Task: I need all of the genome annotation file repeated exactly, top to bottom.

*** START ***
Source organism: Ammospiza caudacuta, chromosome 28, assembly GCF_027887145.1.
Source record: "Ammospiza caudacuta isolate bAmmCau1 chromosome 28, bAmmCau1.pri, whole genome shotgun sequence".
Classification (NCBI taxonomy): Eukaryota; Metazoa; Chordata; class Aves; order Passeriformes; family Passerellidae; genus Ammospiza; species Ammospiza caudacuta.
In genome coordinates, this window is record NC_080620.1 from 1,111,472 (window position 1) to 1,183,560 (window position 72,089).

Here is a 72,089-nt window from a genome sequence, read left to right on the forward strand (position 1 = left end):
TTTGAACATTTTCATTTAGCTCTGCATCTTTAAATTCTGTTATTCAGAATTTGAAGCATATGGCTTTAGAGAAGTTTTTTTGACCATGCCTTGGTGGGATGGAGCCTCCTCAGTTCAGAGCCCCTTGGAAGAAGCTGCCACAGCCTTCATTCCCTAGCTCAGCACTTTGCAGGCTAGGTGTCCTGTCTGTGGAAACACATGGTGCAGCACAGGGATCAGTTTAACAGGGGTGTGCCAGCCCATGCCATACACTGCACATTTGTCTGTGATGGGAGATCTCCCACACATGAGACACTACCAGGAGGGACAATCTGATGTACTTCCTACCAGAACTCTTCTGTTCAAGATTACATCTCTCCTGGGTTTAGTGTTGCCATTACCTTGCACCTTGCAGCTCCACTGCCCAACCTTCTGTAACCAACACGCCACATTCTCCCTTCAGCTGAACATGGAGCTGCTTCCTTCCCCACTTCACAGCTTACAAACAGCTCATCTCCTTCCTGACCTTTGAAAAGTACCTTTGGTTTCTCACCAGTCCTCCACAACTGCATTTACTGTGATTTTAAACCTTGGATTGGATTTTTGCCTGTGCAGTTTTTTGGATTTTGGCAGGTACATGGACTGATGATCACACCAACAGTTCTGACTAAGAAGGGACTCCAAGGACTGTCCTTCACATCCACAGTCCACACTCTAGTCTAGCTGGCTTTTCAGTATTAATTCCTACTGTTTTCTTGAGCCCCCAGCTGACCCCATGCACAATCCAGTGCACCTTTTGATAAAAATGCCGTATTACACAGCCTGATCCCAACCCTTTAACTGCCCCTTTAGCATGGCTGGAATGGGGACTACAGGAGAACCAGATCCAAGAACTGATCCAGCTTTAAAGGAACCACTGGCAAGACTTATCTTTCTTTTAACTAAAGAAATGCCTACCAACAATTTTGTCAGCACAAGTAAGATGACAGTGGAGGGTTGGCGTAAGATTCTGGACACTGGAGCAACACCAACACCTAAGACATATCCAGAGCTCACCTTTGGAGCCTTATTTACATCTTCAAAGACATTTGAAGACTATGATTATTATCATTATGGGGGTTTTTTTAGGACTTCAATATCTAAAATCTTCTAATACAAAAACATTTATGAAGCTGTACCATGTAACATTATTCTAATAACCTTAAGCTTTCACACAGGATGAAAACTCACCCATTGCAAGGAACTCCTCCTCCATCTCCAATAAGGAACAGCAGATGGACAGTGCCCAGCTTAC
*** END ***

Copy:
Source organism: Ammospiza caudacuta, chromosome 28, assembly GCF_027887145.1.
Source record: "Ammospiza caudacuta isolate bAmmCau1 chromosome 28, bAmmCau1.pri, whole genome shotgun sequence".
Classification (NCBI taxonomy): Eukaryota; Metazoa; Chordata; class Aves; order Passeriformes; family Passerellidae; genus Ammospiza; species Ammospiza caudacuta.
In genome coordinates, this window is record NC_080620.1 from 1,111,472 (window position 1) to 1,183,560 (window position 72,089).

Here is a 72,089-nt window from a genome sequence, read left to right on the forward strand (position 1 = left end):
TTTGAACATTTTCATTTAGCTCTGCATCTTTAAATTCTGTTATTCAGAATTTGAAGCATATGGCTTTAGAGAAGTTTTTTTGACCATGCCTTGGTGGGATGGAGCCTCCTCAGTTCAGAGCCCCTTGGAAGAAGCTGCCACAGCCTTCATTCCCTAGCTCAGCACTTTGCAGGCTAGGTGTCCTGTCTGTGGAAACACATGGTGCAGCACAGGGATCAGTTTAACAGGGGTGTGCCAGCCCATGCCATACACTGCACATTTGTCTGTGATGGGAGATCTCCCACACATGAGACACTACCAGGAGGGACAATCTGATGTACTTCCTACCAGAACTCTTCTGTTCAAGATTACATCTCTCCTGGGTTTAGTGTTGCCATTACCTTGCACCTTGCAGCTCCACTGCCCAACCTTCTGTAACCAACACGCCACATTCTCCCTTCAGCTGAACATGGAGCTGCTTCCTTCCCCACTTCACAGCTTACAAACAGCTCATCTCCTTCCTGACCTTTGAAAAGTACCTTTGGTTTCTCACCAGTCCTCCACAACTGCATTTACTGTGATTTTAAACCTTGGATTGGATTTTTGCCTGTGCAGTTTTTTGGATTTTGGCAGGTACATGGACTGATGATCACACCAACAGTTCTGACTAAGAAGGGACTCCAAGGACTGTCCTTCACATCCACAGTCCACACTCTAGTCTAGCTGGCTTTTCAGTATTAATTCCTACTGTTTTCTTGAGCCCCCAGCTGACCCCATGCACAATCCAGTGCACCTTTTGATAAAAATGCCGTATTACACAGCCTGATCCCAACCCTTTAACTGCCCCTTTAGCATGGCTGGAATGGGGACTACAGGAGAACCAGATCCAAGAACTGATCCAGCTTTAAAGGAACCACTGGCAAGACTTATCTTTCTTTTAACTAAAGAAATGCCTACCAACAATTTTGTCAGCACAAGTAAGATGACAGTGGAGGGTTGGCGTAAGATTCTGGACACTGGAGCAACACCAACACCTAAGACATATCCAGAGCTCACCTTTGGAGCCTTATTTACATCTTCAAAGACATTTGAAGACTATGATTATTATCATTATGGGGGTTTTTTTAGGACTTCAATATCTAAAATCTTCTAATACAAAAACATTTATGAAGCTGTACCATGTAACATTATTCTAATAACCTTAAGCTTTCACACAGGATGAAAACTCACCCATTGCAAGGAACTCCTCCTCCATCTCCAATAAGGAACAGCAGATGGACAGTGCCCAGCTTAC